WILLIAMSTOWN — The bus accident in Humboldt, Saskatchewan, that claimed 15 lives continues to reverberate within the hockey community.
It has been five days since the accident, but the members of that close-knit community continue to feel the sadness.
"Being a hockey player, you wish there was something you could do," Williams College hockey player David Italiano said. "Even for another team, if you know someone in the hockey world, you obviously want to help them out. There's not much we can do except pray for their families.
"I know the guys in our house here on Spring Street, we all put our sticks outside last night. We saw that was going on in social media, 'Sticks out for Humboldt.'"
Friday, a bus carrying the Humboldt Broncos Junior A hockey team was struck by a semi tractor-trailer. Fifteen people were killed — players and coaches — while 14 others were injured.
"It's something that is terrible to have happen, and it strikes you as something that hits close to home. I'm from Canada," C.J. Shugart said. "But even more than that, the whole hockey community thinks that could have been us at any time.
"You just kind of count your blessings and appreciate what you have going for you."
In the days since the accident, Humboldt has been the center of the hockey universe. Players from the NHL to bantams have expressed their condolences, and funds have been raised to help the families of those involved.
There were five Canadian-born players on the 2017-18 Williams team. Shugart and fellow senior Italiano both are from Toronto, Ontario. Two others, forward Roberto Cellini and defenseman Keanu Hilaire, grew up in Montreal, Quebec, while goaltender Michael Pinios is from Laval, Quebec, a Montreal suburb.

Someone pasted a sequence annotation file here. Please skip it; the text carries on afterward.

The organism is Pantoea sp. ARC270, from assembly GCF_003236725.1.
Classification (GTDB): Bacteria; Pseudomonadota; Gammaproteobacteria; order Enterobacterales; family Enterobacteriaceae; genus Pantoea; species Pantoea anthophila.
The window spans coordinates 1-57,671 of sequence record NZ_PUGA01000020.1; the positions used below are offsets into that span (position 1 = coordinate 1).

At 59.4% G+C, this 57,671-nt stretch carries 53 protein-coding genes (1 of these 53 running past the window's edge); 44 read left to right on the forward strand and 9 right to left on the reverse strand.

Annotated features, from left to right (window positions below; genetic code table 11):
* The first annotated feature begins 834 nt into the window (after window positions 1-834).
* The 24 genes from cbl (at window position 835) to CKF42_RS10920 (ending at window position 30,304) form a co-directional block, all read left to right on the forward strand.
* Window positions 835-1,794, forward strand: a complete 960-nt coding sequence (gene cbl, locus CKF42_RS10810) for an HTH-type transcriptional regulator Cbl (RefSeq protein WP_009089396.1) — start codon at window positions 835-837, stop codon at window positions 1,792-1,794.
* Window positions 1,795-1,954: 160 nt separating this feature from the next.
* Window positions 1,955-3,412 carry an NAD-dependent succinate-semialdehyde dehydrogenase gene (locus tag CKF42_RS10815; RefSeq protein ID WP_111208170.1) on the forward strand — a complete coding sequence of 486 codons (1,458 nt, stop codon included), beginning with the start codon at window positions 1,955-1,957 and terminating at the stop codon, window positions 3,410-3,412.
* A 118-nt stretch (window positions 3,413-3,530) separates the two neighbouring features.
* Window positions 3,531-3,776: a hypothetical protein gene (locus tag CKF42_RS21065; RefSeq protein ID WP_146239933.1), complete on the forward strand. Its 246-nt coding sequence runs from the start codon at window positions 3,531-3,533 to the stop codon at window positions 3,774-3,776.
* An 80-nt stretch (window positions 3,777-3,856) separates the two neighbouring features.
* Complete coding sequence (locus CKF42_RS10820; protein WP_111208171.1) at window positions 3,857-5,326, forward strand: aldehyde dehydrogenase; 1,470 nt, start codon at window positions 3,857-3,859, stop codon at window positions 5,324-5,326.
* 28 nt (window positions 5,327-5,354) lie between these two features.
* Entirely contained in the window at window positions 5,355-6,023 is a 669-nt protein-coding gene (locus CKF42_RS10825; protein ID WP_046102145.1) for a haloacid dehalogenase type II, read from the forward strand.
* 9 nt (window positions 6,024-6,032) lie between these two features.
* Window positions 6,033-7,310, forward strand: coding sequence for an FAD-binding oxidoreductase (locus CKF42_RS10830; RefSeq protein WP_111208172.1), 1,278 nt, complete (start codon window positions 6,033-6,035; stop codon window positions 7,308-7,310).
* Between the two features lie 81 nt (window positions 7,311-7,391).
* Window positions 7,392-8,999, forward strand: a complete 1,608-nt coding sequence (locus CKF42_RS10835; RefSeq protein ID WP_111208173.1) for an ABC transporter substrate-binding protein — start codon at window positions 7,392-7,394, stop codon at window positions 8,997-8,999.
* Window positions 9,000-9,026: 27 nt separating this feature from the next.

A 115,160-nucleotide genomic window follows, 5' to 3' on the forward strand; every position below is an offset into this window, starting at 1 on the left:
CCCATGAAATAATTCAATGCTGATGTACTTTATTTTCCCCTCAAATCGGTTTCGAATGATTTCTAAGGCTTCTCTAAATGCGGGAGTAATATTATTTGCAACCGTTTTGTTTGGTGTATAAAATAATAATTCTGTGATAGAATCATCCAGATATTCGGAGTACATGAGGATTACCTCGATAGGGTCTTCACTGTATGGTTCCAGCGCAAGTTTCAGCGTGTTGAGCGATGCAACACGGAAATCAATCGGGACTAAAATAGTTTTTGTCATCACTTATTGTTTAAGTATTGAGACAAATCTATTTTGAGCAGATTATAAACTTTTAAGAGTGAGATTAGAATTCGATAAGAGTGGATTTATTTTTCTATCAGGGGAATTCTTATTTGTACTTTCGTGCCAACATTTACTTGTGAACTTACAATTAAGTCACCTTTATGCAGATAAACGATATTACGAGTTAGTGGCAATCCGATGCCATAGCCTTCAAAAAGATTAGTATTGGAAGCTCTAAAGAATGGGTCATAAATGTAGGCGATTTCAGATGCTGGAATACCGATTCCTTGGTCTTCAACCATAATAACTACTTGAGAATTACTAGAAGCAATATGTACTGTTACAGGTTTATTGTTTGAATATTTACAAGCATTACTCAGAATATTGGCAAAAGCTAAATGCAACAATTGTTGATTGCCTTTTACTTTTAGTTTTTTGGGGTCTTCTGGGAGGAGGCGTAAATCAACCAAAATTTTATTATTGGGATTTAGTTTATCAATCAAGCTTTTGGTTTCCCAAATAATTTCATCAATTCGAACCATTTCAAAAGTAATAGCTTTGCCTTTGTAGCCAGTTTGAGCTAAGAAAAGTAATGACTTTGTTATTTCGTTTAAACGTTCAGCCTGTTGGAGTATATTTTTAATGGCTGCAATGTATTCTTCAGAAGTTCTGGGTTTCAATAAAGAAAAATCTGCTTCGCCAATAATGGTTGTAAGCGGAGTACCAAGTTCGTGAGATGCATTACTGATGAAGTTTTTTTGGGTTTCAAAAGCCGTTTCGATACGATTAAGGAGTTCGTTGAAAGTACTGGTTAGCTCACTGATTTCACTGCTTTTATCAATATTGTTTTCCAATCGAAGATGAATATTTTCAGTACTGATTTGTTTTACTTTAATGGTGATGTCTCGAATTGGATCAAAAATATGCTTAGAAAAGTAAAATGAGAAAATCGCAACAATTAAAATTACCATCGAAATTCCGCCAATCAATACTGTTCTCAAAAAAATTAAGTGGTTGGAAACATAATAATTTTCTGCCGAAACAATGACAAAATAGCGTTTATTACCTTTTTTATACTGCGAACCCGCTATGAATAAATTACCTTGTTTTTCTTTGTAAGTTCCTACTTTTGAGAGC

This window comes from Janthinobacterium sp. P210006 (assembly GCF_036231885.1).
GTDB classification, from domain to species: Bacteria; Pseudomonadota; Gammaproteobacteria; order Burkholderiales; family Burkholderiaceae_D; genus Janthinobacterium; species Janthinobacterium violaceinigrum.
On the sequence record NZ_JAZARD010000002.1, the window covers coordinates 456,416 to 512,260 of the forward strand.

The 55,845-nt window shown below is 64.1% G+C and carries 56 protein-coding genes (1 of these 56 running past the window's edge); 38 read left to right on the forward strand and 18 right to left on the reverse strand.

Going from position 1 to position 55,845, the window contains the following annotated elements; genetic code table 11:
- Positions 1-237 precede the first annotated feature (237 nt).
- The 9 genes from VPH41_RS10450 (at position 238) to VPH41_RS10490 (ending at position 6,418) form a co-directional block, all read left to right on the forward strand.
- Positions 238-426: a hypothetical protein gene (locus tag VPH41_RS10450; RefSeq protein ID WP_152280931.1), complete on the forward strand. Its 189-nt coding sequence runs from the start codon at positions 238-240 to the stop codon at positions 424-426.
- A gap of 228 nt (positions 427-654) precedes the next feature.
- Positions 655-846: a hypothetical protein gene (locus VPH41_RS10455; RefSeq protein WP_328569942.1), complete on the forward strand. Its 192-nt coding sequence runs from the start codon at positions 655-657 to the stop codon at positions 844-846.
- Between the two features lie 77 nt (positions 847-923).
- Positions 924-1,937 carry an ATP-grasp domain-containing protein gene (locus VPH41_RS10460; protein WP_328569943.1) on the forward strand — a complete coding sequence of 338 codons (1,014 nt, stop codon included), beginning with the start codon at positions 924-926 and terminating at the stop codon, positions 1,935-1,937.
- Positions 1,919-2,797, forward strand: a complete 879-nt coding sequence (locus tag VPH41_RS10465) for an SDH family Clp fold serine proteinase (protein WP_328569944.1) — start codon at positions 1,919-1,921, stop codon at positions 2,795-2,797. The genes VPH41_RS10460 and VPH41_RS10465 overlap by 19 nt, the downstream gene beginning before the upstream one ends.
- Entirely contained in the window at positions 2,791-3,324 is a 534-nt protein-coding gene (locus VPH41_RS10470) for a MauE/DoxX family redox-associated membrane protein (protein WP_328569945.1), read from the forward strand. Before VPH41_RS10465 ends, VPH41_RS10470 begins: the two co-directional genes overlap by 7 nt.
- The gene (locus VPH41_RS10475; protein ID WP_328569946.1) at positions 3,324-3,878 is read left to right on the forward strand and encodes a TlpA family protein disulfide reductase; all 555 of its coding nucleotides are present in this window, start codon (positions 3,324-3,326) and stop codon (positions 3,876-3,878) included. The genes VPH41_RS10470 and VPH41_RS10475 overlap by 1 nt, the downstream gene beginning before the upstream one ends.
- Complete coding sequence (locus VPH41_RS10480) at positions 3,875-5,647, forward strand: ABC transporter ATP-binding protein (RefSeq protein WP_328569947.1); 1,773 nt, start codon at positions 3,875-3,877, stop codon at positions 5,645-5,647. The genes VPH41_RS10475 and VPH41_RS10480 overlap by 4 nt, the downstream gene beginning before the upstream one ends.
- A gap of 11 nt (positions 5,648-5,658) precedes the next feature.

Pinios played for the Smiths Falls Bears in the Junior A Ontario Junior Hockey League.
"I played a 62-game season for two years in a row. With the exhibition games and playoff games, it was over 150 games," Pinios said. "We had half on our bus ride. We were traveling three or four hours. It's so sad, because you're just traveling to a game. You're in a zone, not paying attention to the road. I can't imagine what those families are going through."
The Broncos play in the Saskatchewan Junior Hockey League, considered a Junior A level league. That is the second highest level of junior amateur hockey in Canada. Players travel from all over the Canadian province to play for one of 12 teams in the league. Players live with families and got to school while they play hockey.
Perhaps the best known team in the league is the Flin Flon (Manitoba) Bombers, who count Hockey Hall of Famer Bobby Clarke among its alumni.
"For me, having played four years of Junior A, having had that at such an important point in my life and one of the reasons why I'm here now," Shugart said, "it obviously hits pretty close to home."
Pinios said that this tragedy is compounded by the fact that Humboldt is such a small town.
"I was in a town, Smith Falls, Ontario, where there were 9,000 people, and hockey is one of the biggest things there. The community really rallies around the hockey team and what they do," he said. "With a town of 9,000 people, I think on average, we'd have 1,400 people come to our Friday night games. Almost a quarter of the town would come to the games.
"A town like Humboldt, with 6,000 people, hockey is such a big part of that town and to see it happen, is really sad."
Both Shugart and Italiano played in the Ontario Junior Hockey League, another Junior A league in Canada. Because the teams were more centrally located in metropolitan Toronto, Shugart and Italiano said that they were not on many lengthy bus rides in Junior Hockey. Their rides at Williams might have been just as long. But they were all memorable.
"Some of the best times we have are on those buses. Some of the bus rides on the way to a big game are always going to stick with us," said Italiano. "Those guys didn't get to their game. Unfortunately, that's a memory the rest of the hockey world is going to have to latch on to, because they didn't get to play their game."
Howard Herman can be reached at email@example.com, at @howardherman on Twitter, or 413-496-6253.